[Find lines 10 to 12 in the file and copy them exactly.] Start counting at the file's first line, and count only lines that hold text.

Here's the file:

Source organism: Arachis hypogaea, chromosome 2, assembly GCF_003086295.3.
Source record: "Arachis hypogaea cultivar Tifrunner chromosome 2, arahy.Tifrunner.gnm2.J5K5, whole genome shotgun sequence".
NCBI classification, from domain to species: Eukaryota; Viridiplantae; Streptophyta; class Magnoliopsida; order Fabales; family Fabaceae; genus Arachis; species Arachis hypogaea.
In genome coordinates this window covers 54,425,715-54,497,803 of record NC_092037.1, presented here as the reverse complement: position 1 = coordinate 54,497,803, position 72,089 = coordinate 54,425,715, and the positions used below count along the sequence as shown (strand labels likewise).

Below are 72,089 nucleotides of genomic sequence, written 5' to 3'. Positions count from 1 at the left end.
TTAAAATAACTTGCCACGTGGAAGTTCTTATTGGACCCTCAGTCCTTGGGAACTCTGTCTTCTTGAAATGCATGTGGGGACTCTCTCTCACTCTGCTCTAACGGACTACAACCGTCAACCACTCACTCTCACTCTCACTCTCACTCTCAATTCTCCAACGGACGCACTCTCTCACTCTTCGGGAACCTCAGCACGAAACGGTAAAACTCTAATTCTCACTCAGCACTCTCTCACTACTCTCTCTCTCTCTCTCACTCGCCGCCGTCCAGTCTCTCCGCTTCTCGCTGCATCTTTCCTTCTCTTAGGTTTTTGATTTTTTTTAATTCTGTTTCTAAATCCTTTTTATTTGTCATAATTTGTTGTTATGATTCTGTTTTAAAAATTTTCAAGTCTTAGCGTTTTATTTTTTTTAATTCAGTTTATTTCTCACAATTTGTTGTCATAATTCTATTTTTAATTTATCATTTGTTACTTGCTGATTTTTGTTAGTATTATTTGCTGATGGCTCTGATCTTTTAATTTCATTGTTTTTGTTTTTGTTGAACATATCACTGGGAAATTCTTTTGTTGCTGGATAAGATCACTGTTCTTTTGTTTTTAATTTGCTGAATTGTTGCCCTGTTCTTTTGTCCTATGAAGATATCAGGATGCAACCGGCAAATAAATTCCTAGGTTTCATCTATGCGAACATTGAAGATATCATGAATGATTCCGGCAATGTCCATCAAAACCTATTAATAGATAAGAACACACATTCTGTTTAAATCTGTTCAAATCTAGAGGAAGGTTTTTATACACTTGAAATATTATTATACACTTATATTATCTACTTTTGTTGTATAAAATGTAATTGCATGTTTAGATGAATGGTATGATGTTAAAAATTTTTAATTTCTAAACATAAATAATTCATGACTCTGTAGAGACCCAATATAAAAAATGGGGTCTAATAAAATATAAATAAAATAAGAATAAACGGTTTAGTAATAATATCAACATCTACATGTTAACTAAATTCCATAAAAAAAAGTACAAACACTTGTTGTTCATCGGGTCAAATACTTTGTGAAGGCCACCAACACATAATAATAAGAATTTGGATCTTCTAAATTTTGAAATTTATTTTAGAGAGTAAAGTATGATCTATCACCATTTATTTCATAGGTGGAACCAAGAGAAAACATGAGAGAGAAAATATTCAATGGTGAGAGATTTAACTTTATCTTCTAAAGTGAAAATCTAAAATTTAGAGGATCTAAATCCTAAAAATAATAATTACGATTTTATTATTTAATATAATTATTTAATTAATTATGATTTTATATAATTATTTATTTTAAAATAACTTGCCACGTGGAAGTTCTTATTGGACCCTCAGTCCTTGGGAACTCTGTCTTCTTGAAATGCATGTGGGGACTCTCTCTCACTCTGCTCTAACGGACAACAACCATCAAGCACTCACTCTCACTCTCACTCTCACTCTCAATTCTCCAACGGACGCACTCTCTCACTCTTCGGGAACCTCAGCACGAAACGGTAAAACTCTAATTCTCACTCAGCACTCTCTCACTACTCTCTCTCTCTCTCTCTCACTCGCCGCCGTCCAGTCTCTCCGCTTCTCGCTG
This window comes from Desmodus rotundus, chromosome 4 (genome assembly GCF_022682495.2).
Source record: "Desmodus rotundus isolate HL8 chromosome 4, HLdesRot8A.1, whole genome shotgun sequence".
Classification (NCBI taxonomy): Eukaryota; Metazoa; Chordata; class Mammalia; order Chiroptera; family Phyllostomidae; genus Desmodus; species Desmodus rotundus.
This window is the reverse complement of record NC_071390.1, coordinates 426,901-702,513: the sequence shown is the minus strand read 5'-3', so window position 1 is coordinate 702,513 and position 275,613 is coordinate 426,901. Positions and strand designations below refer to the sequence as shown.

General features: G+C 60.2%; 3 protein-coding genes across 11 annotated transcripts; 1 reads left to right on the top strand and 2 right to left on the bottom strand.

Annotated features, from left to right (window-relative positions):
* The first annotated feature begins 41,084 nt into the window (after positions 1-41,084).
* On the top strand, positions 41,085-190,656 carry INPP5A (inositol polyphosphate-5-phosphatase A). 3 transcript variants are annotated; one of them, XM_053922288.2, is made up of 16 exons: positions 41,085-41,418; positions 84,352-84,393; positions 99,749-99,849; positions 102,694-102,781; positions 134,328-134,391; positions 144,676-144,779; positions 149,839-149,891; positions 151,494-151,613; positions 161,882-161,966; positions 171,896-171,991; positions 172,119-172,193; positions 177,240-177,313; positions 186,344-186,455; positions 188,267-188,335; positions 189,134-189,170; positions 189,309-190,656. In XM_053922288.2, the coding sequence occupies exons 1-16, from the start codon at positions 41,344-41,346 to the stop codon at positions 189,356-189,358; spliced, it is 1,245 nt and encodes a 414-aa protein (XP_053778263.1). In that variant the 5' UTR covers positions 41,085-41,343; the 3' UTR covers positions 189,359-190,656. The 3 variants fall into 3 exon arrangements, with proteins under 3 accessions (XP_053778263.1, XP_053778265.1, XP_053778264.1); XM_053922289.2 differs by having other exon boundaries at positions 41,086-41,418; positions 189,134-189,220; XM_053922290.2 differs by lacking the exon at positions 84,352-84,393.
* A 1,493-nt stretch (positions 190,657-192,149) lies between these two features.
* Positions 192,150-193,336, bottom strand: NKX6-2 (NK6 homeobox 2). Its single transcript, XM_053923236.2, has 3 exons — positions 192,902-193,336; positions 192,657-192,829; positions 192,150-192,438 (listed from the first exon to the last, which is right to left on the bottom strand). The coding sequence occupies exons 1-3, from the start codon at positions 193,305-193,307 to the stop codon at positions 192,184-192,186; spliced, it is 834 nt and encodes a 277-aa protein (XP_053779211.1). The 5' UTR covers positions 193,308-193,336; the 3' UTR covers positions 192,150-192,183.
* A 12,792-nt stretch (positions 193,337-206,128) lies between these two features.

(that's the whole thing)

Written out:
This window is the reverse complement of record NC_071390.1, coordinates 426,901-702,513: the sequence shown is the minus strand read 5'-3', so window position 1 is coordinate 702,513 and position 275,613 is coordinate 426,901. Positions and strand designations below refer to the sequence as shown.

General features: G+C 60.2%; 3 protein-coding genes across 11 annotated transcripts; 1 reads left to right on the top strand and 2 right to left on the bottom strand.

Annotated features, from left to right (window-relative positions):